Over the past week, the boards of directors for several income stocks approved plans to boost investors' dividends. Only five of these companies had boosted distributions for over five consecutive years. In this article I have presented only the companies that passed the first screen, along with a brief analysis of each company. The companies include:
Lockheed Martin Corporation (LMT), a security and aerospace company, engages in the research, design, development, manufacture, integration and sustainment of advanced technology systems and products in the areas of defense, space, intelligence, homeland security, information technology and cyber security in the United States and internationally. The company raised its quarterly distributions by 15% to $1.15 /share. This marked the 10th consecutive annual dividend increase for Lockheed Martin. Yield: 4.90%
The stock looks attractively valued at the moment, trading at 11 times earnings and yielding 4.90%. The dividend is well covered. In my previous analysis of the stock, I outlined that future growth in earnings might be limited due to tightening of U.S. Government budgets on military spending. I would take another look at the company, and evaluate long-term prospects, before I initiate a position in the stock. Overall however, it is very rare to find a company that is attractively valued in this environment and offers such a high dividend, which is also growing.
Bowl America Incorporated (BWL.A), together with its subsidiaries, operates bowling centers in the United States. The company raised its quarterly distributions by 3.10% to 16.50 cents/share. This dividend champion has boosted distributions for 41 years in a row. Yield: 5.10%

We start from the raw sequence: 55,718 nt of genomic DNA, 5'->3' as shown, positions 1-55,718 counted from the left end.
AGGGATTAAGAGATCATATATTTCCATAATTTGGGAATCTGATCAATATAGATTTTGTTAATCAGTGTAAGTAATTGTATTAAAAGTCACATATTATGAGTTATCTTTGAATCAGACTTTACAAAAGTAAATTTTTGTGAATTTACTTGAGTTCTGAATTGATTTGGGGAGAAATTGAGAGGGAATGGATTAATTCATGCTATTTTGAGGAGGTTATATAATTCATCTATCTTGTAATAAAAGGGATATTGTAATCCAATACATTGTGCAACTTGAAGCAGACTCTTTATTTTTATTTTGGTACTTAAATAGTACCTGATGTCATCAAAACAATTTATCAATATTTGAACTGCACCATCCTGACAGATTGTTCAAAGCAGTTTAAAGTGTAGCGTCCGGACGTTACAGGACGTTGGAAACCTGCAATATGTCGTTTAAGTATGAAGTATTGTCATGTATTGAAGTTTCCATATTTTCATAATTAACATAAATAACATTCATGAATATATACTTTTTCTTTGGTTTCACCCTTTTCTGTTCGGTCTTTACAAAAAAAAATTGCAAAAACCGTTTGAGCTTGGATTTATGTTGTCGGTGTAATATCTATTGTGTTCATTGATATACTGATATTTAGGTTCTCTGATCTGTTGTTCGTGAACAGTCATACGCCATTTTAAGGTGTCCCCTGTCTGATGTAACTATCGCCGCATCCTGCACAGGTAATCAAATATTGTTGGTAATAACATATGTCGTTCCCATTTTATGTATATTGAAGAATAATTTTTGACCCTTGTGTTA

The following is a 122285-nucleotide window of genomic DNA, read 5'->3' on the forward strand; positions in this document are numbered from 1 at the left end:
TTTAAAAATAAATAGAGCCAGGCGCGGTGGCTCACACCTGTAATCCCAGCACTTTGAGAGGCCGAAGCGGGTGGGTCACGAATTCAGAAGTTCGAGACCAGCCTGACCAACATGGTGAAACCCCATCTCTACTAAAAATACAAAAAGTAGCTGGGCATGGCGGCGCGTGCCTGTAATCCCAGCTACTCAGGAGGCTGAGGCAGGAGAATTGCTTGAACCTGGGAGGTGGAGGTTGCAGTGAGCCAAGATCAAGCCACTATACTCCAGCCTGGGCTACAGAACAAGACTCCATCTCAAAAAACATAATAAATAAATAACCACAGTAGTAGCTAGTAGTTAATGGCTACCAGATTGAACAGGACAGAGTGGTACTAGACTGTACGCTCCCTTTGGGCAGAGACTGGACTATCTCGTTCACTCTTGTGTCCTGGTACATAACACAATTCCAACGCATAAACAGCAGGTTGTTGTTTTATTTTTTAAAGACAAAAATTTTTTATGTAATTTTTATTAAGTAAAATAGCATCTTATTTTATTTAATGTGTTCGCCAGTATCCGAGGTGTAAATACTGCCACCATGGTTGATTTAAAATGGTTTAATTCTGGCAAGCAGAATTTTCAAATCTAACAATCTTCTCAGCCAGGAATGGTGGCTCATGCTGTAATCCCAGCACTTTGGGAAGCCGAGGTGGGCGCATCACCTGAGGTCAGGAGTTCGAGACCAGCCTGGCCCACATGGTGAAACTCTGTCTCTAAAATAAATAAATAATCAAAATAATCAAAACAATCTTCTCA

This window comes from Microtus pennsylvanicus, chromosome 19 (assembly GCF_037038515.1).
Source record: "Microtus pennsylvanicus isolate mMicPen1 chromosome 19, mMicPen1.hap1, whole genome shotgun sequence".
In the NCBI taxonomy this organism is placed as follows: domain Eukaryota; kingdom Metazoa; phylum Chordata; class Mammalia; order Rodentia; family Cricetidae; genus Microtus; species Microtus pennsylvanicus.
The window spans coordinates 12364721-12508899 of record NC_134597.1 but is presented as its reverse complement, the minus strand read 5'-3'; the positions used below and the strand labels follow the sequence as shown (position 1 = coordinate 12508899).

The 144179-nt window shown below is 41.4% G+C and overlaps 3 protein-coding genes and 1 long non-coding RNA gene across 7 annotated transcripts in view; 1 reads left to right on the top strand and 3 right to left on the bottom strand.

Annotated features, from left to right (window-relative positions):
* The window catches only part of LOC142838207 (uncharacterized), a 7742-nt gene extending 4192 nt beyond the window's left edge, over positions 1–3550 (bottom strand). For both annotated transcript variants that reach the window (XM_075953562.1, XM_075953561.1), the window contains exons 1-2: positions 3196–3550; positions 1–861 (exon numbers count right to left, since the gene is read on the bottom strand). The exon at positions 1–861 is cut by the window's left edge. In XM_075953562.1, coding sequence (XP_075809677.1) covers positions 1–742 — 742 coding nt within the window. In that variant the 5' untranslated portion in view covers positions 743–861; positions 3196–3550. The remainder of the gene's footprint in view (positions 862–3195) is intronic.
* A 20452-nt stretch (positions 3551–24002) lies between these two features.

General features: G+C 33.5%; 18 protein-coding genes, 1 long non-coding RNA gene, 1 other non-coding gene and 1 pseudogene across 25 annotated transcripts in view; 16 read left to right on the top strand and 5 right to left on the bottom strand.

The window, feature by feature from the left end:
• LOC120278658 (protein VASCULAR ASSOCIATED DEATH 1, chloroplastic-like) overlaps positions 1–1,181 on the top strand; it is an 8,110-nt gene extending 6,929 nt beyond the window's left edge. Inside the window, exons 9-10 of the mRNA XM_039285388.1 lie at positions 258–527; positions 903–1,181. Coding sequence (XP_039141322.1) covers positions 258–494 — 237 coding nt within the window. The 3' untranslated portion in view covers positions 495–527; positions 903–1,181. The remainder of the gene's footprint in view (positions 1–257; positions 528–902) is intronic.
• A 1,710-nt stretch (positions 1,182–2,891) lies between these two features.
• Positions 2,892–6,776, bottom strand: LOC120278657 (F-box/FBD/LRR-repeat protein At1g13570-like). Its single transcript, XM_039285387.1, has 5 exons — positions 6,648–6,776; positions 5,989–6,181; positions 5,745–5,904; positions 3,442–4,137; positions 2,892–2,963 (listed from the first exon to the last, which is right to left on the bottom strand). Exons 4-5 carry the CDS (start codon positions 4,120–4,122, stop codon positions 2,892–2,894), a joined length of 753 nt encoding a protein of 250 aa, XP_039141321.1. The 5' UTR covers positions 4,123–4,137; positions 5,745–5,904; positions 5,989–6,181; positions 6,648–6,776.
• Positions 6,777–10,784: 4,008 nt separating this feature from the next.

Currently, the dividend payout ratio is unsustainably high for the dividend to be safe. The company has been unable to cover the dividend out of earnings since 2009. As a result, future dividend growth is very limited. I would consider the stock a hold at best.
CLARCOR Inc. (CLC) provides filtration products, filtration systems and services, and consumer and industrial packaging products worldwide. The company raised its quarterly distributions by 12.50% to 13.50 cents/share. This dividend champion has boosted distributions for 48 years in a row. Yield: 1.20%
The company has managed to significantly increase earnings and dividends over the past decade. The stock currently trades at 18.40 times earnings, but unfortunately yields only 1.20%. I would consider researching Clarcor, and potentially initiating a position in it on weakness.
Pall Corporation (PLL), together with its subsidiaries, manufactures and markets filtration, purification, and separation products and integrated systems solutions worldwide. The company raised its quarterly distributions by 19% to 25 cents /share. This marked the ninth consecutive annual dividend increase for Pall Corporation. Yield: 1.60%
Currently the stock is overvalued at 23 times earnings and yields only 1.60%. The company has managed to boost earnings per share from$ 0.84 in 2003 to $2.75 in 2012. The 10-year dividend growth is only 0.30%/year since Pall cut distributions in 2002. I would pass on the stock for now, but may consider it once a dividend achiever status is reached and it trades at better valuations.
Artesian Resources Corporation (ARTNA), through its subsidiaries, provides water, wastewater, and engineering services on the Delmarva Peninsula. The company raised its quarterly distributions by 2.50% to 20.27 cents/share. This dividend achiever has boosted distributions for 16 years in a row. Yield: 3.50%
Artesian Resources has boosted distributions by 4.40%/year over the past decade. The company has managed to increase earnings per share from $0.78 in 2002 to $1.07 for the past four quarters. Given the slow increase in earnings, and the high dividend payout ratio, I do not expect much in future dividend growth. In addition, the stock is trading at 21.70 times earnings, which makes it a hold. Utility stocks are difficult to justify in the accumulation phase of dividend growth portfolios in general because of slow growth and high payout ratios.